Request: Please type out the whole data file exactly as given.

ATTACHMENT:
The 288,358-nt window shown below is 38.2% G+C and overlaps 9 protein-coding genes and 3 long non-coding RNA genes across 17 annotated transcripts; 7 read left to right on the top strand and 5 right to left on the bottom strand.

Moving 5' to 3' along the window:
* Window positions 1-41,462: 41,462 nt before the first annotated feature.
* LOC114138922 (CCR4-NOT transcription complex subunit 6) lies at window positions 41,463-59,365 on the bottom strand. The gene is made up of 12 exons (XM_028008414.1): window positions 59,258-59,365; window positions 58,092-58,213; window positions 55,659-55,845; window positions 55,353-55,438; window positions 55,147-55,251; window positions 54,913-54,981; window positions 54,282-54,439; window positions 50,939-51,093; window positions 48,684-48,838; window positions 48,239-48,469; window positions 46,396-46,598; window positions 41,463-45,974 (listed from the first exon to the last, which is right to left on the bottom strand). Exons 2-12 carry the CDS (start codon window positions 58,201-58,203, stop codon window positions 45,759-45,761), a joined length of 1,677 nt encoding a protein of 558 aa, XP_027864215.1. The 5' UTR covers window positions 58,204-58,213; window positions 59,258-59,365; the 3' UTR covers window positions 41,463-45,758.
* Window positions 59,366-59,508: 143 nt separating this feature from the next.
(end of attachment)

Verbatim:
The 288,358-nt window shown below is 38.2% G+C and overlaps 9 protein-coding genes and 3 long non-coding RNA genes across 17 annotated transcripts; 7 read left to right on the top strand and 5 right to left on the bottom strand.

Moving 5' to 3' along the window:
* Window positions 1-41,462: 41,462 nt before the first annotated feature.
* LOC114138922 (CCR4-NOT transcription complex subunit 6) lies at window positions 41,463-59,365 on the bottom strand. The gene is made up of 12 exons (XM_028008414.1): window positions 59,258-59,365; window positions 58,092-58,213; window positions 55,659-55,845; window positions 55,353-55,438; window positions 55,147-55,251; window positions 54,913-54,981; window positions 54,282-54,439; window positions 50,939-51,093; window positions 48,684-48,838; window positions 48,239-48,469; window positions 46,396-46,598; window positions 41,463-45,974 (listed from the first exon to the last, which is right to left on the bottom strand). Exons 2-12 carry the CDS (start codon window positions 58,201-58,203, stop codon window positions 45,759-45,761), a joined length of 1,677 nt encoding a protein of 558 aa, XP_027864215.1. The 5' UTR covers window positions 58,204-58,213; window positions 59,258-59,365; the 3' UTR covers window positions 41,463-45,758.
* Window positions 59,366-59,508: 143 nt separating this feature from the next.